$header = @{
'Authorization' = 'Bearer ' + $apiToken.access_token
'Content-Type' = 'application/json'}
$url = "https://main.iam.ad.ext.azure.com/api/MdmApplications/eab0bcaf-9b2e-4e62-b9be-2eea708422f8?mdmAppliesToChanged=true&mamAppliesToChanged=true"

$content = '{"objectId":"eab0bcaf-9b2e-4e62-b9be-2eea708422f8","appId":"0000000a-0000-0000-c000-000000000000","appDisplayName":"Microsoft Intune","appCategory":null,"logoUrl":null,"isOnPrem":false,"appData":{"mamEnrollmentUrl":null,"mamComplianceUrl":null,"mamTermsOfUseUrl":null,"enrollmentUrl":"https://enrollment.manage.microsoft.com/enrollmentserver/discovery.svc","complianceUrl":"https://portal.manage.microsoft.com/?portalAction=Compliance","termsOfUseUrl":"https://portal.manage.microsoft.com/TermsofUse.aspx"},"originalAppData":{"mamEnrollmentUrl":"https://wip.mam.manage.microsoft.com/Enroll","mamComplianceUrl":"","mamTermsOfUseUrl":"","enrollmentUrl":"https://enrollment.manage.microsoft.com/enrollmentserver/discovery.svc","complianceUrl":"https://portal.manage.microsoft.com/?portalAction=Compliance","termsOfUseUrl":"https://portal.manage.microsoft.com/TermsofUse.aspx"},"mdmAppliesTo":2,"mamAppliesTo":2,"mdmAppliesToGroups":[],"mamAppliesToGroups":[]}'
Invoke-RestMethod –Uri $url –Headers $header –Method PUT -Body $content -ErrorAction Stop

You can do almost anything using the above snippet and changing the endpoint URL and POST contents. Use Fiddler to capture, then replicate in code 🙂

Be warned and use at your own risk, obviously this method is unsupported.

Onedrive For Business Silent Deployment, Configuration and Folder Redirection through Intune MDM for Windows 10

I’ve taken information from several sources and written a single “Do It All – Onedrive For Business configuration script” for the Windows 10 Modern Management (Intune MDM Azure AD Join) scenario.

The script can be deployed through Intune to your Windows 10 MDM clients and will do the following silently:

    • check latest O4B version and update to it
    • detect O4B configuration, start auto config
    • completely silent / invisible configuration with SSO
    • optionally, enable Files On Demand
    • optionally, redirect folders to Onedrive
    • optionally, copy old content

O4BClientAutoConfig + source code.

 

Restarting a x86 Powershell Process as x64 automatically

Let’s say something (like Intune) starts your Powershell script in 32 bit and you really need commands that only 64 bit Powershell has….


#Restart self in x64
If (!([Environment]::Is64BitProcess)){ 
    if([Environment]::Is64BitOperatingSystem){
        Write-Output "Running 32 bit Powershell on 64 bit OS, restarting as 64 bit process..."
        $arguments = "-NoProfile -ExecutionPolicy ByPass -WindowStyle Hidden -File `"" + $myinvocation.mycommand.definition + "`""
        $path = (Join-Path $Env:SystemRoot -ChildPath "\sysnative\WindowsPowerShell\v1.0\powershell.exe")
        Start-Process $path -ArgumentList $arguments -wait
        Write-Output "finished x64 version of PS"
        Exit
    }else{
        Write-Output "Running 32 bit Powershell on 32 bit OS"
    }
}

With the above at the top of your script, it’ll automatically restart itself if needed 🙂

Exchange Online reconnect script v2

A few weeks ago I posted a script that would automatically, periodically, reconnect to Exchange Online. In field testing it would still prompt for credentials after 1-2 days, whatever I did.

So I took a different route and am now rewriting Microsofts’ module on the fly to no longer prompt for credentials. If you use below function to connect to Exchange Online, you should never receive reconnect prompts 🙂

disclaimer: don’t overwrite $o365Creds with invalid creds elsewhere in your script as those are used globally.


function buildResilientExchangeOnlineSession {
    Param(
        [Parameter(Mandatory=$true)]$o365Creds,
        $commandPrefix
    )
    Write-Verbose "Connecting to Exchange Online"
    Set-Variable -Scope Global -Name o365Creds -Value $o365Creds -Force
    $Session = New-PSSession -ConfigurationName Microsoft.Exchange -ConnectionUri https://outlook.office365.com/powershell-liveid/ -Credential $o365Creds -Authentication Basic -AllowRedirection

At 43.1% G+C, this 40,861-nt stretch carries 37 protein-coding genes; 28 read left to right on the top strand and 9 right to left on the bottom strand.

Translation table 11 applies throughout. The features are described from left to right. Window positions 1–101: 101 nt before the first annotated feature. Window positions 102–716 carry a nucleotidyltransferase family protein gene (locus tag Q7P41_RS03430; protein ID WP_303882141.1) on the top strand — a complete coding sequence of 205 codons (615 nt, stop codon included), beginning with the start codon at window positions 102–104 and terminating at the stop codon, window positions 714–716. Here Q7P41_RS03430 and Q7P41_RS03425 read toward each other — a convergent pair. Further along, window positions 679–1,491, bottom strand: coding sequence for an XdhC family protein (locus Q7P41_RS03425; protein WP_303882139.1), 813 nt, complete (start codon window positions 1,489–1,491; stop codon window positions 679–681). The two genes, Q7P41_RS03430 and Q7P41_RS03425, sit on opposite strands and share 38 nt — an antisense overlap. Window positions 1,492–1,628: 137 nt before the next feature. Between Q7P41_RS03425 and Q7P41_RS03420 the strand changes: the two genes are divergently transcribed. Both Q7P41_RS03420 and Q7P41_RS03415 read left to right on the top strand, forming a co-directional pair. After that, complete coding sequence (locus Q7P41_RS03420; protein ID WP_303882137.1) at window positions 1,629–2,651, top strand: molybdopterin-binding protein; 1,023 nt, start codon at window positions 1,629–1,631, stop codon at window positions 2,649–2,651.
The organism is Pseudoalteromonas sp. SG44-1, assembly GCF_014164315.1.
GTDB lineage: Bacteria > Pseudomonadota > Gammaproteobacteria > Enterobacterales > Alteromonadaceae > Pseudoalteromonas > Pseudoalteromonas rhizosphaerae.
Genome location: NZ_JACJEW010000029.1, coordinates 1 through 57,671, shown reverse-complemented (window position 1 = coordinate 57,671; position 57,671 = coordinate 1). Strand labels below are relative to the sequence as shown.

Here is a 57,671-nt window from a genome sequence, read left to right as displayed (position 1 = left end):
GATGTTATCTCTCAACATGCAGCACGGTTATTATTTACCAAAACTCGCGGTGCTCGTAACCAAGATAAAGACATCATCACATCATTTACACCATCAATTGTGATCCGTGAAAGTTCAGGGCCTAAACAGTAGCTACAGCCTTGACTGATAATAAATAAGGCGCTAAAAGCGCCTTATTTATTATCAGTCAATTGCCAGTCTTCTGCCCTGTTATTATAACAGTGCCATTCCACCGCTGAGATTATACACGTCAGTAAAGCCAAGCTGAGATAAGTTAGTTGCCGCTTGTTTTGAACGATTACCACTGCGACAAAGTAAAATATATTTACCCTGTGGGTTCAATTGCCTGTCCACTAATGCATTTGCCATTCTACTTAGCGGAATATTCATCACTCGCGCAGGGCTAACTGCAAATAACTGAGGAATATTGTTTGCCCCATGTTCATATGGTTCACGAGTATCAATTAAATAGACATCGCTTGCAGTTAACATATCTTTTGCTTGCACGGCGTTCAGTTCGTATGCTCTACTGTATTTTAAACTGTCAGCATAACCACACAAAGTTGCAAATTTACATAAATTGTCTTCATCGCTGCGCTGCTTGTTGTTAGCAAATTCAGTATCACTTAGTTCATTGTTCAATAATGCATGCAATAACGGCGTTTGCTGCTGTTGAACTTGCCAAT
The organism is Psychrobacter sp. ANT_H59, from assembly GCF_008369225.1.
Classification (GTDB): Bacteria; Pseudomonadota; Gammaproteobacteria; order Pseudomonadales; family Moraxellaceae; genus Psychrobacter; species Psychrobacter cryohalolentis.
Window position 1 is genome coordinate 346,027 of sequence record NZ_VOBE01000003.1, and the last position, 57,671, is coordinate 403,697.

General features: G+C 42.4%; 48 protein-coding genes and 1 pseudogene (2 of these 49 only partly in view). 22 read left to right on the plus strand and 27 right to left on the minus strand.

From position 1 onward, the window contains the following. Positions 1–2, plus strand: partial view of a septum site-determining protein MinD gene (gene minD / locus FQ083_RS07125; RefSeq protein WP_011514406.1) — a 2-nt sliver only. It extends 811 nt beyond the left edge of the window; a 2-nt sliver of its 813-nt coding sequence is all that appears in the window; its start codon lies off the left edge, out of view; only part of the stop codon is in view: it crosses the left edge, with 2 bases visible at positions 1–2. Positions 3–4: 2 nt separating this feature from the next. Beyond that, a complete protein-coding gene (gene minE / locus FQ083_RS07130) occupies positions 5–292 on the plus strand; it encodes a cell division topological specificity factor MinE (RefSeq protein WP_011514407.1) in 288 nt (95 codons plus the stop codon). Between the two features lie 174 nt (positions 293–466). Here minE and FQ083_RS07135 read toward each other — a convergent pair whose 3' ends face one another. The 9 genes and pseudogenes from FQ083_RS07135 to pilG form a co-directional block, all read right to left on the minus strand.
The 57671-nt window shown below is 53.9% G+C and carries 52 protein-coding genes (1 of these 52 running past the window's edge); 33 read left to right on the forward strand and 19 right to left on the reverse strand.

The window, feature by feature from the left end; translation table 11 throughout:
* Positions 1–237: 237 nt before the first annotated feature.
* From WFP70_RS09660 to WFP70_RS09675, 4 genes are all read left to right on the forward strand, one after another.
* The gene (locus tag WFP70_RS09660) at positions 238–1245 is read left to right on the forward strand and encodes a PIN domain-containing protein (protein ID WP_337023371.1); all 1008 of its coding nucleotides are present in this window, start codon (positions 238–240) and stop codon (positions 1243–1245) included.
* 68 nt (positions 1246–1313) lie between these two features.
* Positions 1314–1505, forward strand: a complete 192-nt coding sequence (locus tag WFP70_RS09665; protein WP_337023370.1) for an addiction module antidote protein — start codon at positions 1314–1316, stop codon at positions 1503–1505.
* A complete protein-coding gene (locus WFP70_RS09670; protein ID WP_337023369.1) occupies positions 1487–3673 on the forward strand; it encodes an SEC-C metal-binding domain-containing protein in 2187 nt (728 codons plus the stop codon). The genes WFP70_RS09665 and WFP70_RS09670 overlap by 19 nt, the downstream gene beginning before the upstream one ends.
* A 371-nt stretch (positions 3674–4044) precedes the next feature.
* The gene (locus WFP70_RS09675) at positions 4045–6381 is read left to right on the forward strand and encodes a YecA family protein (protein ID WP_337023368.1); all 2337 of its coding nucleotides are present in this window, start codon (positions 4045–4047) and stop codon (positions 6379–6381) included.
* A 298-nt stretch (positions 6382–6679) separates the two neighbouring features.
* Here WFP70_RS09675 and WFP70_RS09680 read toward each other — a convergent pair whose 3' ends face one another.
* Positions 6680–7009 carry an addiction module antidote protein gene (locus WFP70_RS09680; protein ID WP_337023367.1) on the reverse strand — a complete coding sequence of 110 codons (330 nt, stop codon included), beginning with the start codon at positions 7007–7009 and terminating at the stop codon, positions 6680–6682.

Import-PSSession $Session -AllowClobber -DisableNameChecking
    Write-Verbose "Connected to Exchange Online, exporting module..."
    $temporaryModulePath = (Join-Path $Env:TEMP -ChildPath "temporaryEXOModule")
    $res = Export-PSSession -Session $Session -CommandName * -OutputModule $temporaryModulePath -AllowClobber -Force
    $temporaryModulePath = Join-Path $temporaryModulePath -ChildPath "temporaryEXOModule.psm1"
    Write-Verbose "Rewriting Exchange Online module, please wait a few minutes..."
    [String]$newContent
    $found = $False
    (Get-Content $temporaryModulePath) | % {
        if(!$found -and $_.IndexOf("host.UI.PromptForCredential(") -ge 0){
            $line = "-Credential `$global:o365Creds ``"
            if($line){
                $found = $True
            }
        }
        if($line){
            $newContent += $line
            $line=$Null
        }else{
            $newContent += $_
        }
        $newContent += "`r`n"
    }
    $newContent | Out-File -FilePath $temporaryModulePath -Force -Confirm:$False -ErrorAction Stop
    $Session | Remove-PSSession -Confirm:$False
    Write-Verbose "Module rewritten, re-importing..."
    if($commandPrefix){
        Import-Module -Name $temporaryModulePath -Prefix $commandPrefix -DisableNameChecking -WarningAction SilentlyContinue -Force
        Write-Verbose "Module imported, you may now use all Exchange Online commands using $commandPrefix as prefix"
    }else{
        Import-Module -Name $temporaryModulePath -DisableNameChecking -WarningAction SilentlyContinue -Force
        Write-Verbose "Module imported, you may now use all Exchange Online commands"
    }
    return $temporaryModulePath
}

download: https://gitlab.com/Lieben/assortedFunctions/blob/master/buildResilientExchangeOnlineSession.ps1

 

CSP delegation on non CSP azure subscriptions

If you’re a Cloud Solution Provider and you supply a CSP azure subscription to that tenant, your AdminAgents will have Owner access to that subscription by default. Lets say the customer also has an existing subscription (maybe a non-profit donation?).

When you add your accounts as Owner to the existing tenant’s (non-csp) subscription, your users are added as Guest accounts in the customer’s Azure AD. This removes the delegated CSP rights on the CSP subscription because the references to foreign accounts break due to the new guest accounts having the same UPN.

So, alternatively, use

Get-AzureRmRoleAssignment -Scope "/subscriptions/<CSP SUBSCRIPTION ID>

on the CSP subscription to get the Foreign Principal ID for your own tenant. Then use

New-AzureRMRoleAssignment -ObjectId <FOREIGN PRINCIPAL ID> -Scope "/subscriptions/ 
<EXISTING SUBSCRIPTION ID>" -RoleDefinitionName Owner

to add the foreign principal ID to the existing customer subscription to get delegated access 🙂